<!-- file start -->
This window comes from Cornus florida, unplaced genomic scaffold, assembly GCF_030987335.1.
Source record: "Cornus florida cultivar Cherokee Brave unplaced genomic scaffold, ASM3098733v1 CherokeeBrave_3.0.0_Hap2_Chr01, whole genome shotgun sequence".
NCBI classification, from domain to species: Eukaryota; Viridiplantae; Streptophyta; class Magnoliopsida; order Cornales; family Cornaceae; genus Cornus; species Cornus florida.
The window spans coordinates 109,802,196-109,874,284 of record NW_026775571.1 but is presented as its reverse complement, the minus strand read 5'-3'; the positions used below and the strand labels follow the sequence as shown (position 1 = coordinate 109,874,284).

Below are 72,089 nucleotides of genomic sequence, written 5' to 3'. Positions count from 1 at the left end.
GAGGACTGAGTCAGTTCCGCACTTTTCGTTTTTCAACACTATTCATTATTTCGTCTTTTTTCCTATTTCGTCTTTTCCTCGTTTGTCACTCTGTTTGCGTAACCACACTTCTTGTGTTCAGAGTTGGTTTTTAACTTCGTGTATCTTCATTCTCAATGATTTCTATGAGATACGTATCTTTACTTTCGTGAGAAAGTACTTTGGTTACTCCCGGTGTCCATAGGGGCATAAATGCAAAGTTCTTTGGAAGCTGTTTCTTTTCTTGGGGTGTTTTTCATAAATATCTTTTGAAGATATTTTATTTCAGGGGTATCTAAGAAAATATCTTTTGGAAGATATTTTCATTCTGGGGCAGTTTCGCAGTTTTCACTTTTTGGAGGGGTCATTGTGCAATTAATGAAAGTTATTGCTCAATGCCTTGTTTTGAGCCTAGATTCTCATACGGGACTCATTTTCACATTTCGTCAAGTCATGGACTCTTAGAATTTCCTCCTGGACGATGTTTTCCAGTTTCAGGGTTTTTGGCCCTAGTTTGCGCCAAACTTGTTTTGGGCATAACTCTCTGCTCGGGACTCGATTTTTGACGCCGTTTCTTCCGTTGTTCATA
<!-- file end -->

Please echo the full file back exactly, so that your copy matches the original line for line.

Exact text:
This window comes from Cornus florida, unplaced genomic scaffold, assembly GCF_030987335.1.
Source record: "Cornus florida cultivar Cherokee Brave unplaced genomic scaffold, ASM3098733v1 CherokeeBrave_3.0.0_Hap2_Chr01, whole genome shotgun sequence".
NCBI classification, from domain to species: Eukaryota; Viridiplantae; Streptophyta; class Magnoliopsida; order Cornales; family Cornaceae; genus Cornus; species Cornus florida.
The window spans coordinates 109,802,196-109,874,284 of record NW_026775571.1 but is presented as its reverse complement, the minus strand read 5'-3'; the positions used below and the strand labels follow the sequence as shown (position 1 = coordinate 109,874,284).

Below are 72,089 nucleotides of genomic sequence, written 5' to 3'. Positions count from 1 at the left end.
GAGGACTGAGTCAGTTCCGCACTTTTCGTTTTTCAACACTATTCATTATTTCGTCTTTTTTCCTATTTCGTCTTTTCCTCGTTTGTCACTCTGTTTGCGTAACCACACTTCTTGTGTTCAGAGTTGGTTTTTAACTTCGTGTATCTTCATTCTCAATGATTTCTATGAGATACGTATCTTTACTTTCGTGAGAAAGTACTTTGGTTACTCCCGGTGTCCATAGGGGCATAAATGCAAAGTTCTTTGGAAGCTGTTTCTTTTCTTGGGGTGTTTTTCATAAATATCTTTTGAAGATATTTTATTTCAGGGGTATCTAAGAAAATATCTTTTGGAAGATATTTTCATTCTGGGGCAGTTTCGCAGTTTTCACTTTTTGGAGGGGTCATTGTGCAATTAATGAAAGTTATTGCTCAATGCCTTGTTTTGAGCCTAGATTCTCATACGGGACTCATTTTCACATTTCGTCAAGTCATGGACTCTTAGAATTTCCTCCTGGACGATGTTTTCCAGTTTCAGGGTTTTTGGCCCTAGTTTGCGCCAAACTTGTTTTGGGCATAACTCTCTGCTCGGGACTCGATTTTTGACGCCGTTTCTTCCGTTGTTCATA